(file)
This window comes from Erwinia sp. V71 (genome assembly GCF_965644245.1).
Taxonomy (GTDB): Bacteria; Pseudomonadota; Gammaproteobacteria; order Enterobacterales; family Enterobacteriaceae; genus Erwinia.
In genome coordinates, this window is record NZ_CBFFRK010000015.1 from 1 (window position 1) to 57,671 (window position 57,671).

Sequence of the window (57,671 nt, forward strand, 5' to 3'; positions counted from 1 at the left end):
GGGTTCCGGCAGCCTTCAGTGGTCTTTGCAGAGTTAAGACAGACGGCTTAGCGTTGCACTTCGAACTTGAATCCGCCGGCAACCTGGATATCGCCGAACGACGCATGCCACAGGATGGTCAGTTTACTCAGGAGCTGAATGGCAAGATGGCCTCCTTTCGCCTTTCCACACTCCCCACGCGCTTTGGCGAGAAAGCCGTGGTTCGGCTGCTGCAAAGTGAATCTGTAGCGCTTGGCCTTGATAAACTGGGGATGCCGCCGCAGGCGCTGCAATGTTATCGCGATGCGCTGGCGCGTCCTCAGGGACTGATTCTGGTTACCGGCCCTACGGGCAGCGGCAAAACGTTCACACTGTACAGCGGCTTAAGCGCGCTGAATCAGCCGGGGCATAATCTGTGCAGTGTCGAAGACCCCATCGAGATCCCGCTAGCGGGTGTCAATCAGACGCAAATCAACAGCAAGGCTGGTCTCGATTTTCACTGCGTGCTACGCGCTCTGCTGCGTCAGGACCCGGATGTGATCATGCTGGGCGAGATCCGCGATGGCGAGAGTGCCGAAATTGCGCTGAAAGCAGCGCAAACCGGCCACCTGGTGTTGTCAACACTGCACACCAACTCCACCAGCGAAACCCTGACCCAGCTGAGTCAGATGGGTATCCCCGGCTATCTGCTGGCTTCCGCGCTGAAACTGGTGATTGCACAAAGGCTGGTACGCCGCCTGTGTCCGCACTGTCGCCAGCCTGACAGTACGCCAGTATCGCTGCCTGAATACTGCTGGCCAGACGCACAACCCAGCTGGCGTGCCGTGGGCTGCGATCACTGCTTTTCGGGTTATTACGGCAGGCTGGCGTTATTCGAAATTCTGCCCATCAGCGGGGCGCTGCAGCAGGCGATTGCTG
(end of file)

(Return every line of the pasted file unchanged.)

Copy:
This window comes from Erwinia sp. V71 (genome assembly GCF_965644245.1).
Taxonomy (GTDB): Bacteria; Pseudomonadota; Gammaproteobacteria; order Enterobacterales; family Enterobacteriaceae; genus Erwinia.
In genome coordinates, this window is record NZ_CBFFRK010000015.1 from 1 (window position 1) to 57,671 (window position 57,671).

Sequence of the window (57,671 nt, forward strand, 5' to 3'; positions counted from 1 at the left end):
GGGTTCCGGCAGCCTTCAGTGGTCTTTGCAGAGTTAAGACAGACGGCTTAGCGTTGCACTTCGAACTTGAATCCGCCGGCAACCTGGATATCGCCGAACGACGCATGCCACAGGATGGTCAGTTTACTCAGGAGCTGAATGGCAAGATGGCCTCCTTTCGCCTTTCCACACTCCCCACGCGCTTTGGCGAGAAAGCCGTGGTTCGGCTGCTGCAAAGTGAATCTGTAGCGCTTGGCCTTGATAAACTGGGGATGCCGCCGCAGGCGCTGCAATGTTATCGCGATGCGCTGGCGCGTCCTCAGGGACTGATTCTGGTTACCGGCCCTACGGGCAGCGGCAAAACGTTCACACTGTACAGCGGCTTAAGCGCGCTGAATCAGCCGGGGCATAATCTGTGCAGTGTCGAAGACCCCATCGAGATCCCGCTAGCGGGTGTCAATCAGACGCAAATCAACAGCAAGGCTGGTCTCGATTTTCACTGCGTGCTACGCGCTCTGCTGCGTCAGGACCCGGATGTGATCATGCTGGGCGAGATCCGCGATGGCGAGAGTGCCGAAATTGCGCTGAAAGCAGCGCAAACCGGCCACCTGGTGTTGTCAACACTGCACACCAACTCCACCAGCGAAACCCTGACCCAGCTGAGTCAGATGGGTATCCCCGGCTATCTGCTGGCTTCCGCGCTGAAACTGGTGATTGCACAAAGGCTGGTACGCCGCCTGTGTCCGCACTGTCGCCAGCCTGACAGTACGCCAGTATCGCTGCCTGAATACTGCTGGCCAGACGCACAACCCAGCTGGCGTGCCGTGGGCTGCGATCACTGCTTTTCGGGTTATTACGGCAGGCTGGCGTTATTCGAAATTCTGCCCATCAGCGGGGCGCTGCAGCAGGCGATTGCTG